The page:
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Chemical and thermophysical characterization of an algae-based hydrotreated renewable diesel fuel



Peter Y. Hsieh, Jason A. Widegren, Tara Fortin, Thomas J. Bruno


Second-generation renewable fuels are synthesized through biochemical and thermochemical processes from non-food biomass feedstock. The resultant fuels are similar to aliphatic synthetic fuels produced through the Fischer-Tropsch process, which contain mostly linear and branched alkanes or paraffins. We applied the advanced distillation curve method to an algae-based hydrotreated renewable naval distillate fuel (HRD-76) to measure its boiling temperature as a function of distillate volume fraction. The complex fluid composition was characterized through nuclear magnetic resonance spectroscopy, gas chromatography and mass spectrometry. The bulk modulus of the fuel was estimated from its composition and compared with experimental data collected with a density and sound speed analyzer. The boiling temperature, density and composition data were used to estimate the calculated cetane index of the fuel. We also measured the cloud point of the fuel through a constant cooling rate method with optical detection of paraffin wax precipitation. The quantitative thermophysical and chemical data can be used to improve combustion modeling of HRD-76 and other second-generation renewable fuels.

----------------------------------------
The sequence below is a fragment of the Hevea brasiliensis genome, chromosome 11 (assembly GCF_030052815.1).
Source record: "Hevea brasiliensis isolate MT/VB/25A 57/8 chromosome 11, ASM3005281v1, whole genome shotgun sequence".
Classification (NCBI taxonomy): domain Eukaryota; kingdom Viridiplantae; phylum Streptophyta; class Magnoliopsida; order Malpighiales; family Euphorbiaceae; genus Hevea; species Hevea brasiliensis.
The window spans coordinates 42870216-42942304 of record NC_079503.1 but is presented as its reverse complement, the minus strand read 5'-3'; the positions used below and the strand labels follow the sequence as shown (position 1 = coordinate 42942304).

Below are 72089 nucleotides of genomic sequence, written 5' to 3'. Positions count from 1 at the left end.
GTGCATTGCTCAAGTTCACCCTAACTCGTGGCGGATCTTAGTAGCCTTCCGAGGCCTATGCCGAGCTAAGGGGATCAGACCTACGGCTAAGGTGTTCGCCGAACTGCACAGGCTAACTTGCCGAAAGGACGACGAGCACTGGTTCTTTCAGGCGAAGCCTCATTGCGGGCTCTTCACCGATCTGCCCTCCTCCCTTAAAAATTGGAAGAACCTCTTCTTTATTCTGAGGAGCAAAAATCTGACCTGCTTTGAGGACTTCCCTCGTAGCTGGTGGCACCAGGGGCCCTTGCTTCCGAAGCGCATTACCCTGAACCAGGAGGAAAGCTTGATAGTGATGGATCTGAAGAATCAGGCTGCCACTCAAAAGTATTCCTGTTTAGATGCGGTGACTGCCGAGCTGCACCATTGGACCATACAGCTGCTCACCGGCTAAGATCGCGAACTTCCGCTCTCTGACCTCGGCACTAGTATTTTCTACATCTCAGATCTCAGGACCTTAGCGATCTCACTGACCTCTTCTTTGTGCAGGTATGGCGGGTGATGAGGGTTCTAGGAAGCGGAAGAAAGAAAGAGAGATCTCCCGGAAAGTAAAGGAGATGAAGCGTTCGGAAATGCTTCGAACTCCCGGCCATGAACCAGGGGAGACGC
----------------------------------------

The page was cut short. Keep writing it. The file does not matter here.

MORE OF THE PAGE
Energy and Fuels


Energy, Biofuels


Hsieh, P. , Widegren, J. , Fortin, T. and Bruno, T. (2014), Chemical and thermophysical characterization of an algae-based hydrotreated renewable diesel fuel, Energy and Fuels, [online], (Accessed June 16, 2024)


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Created April 7, 2014, Updated October 12, 2021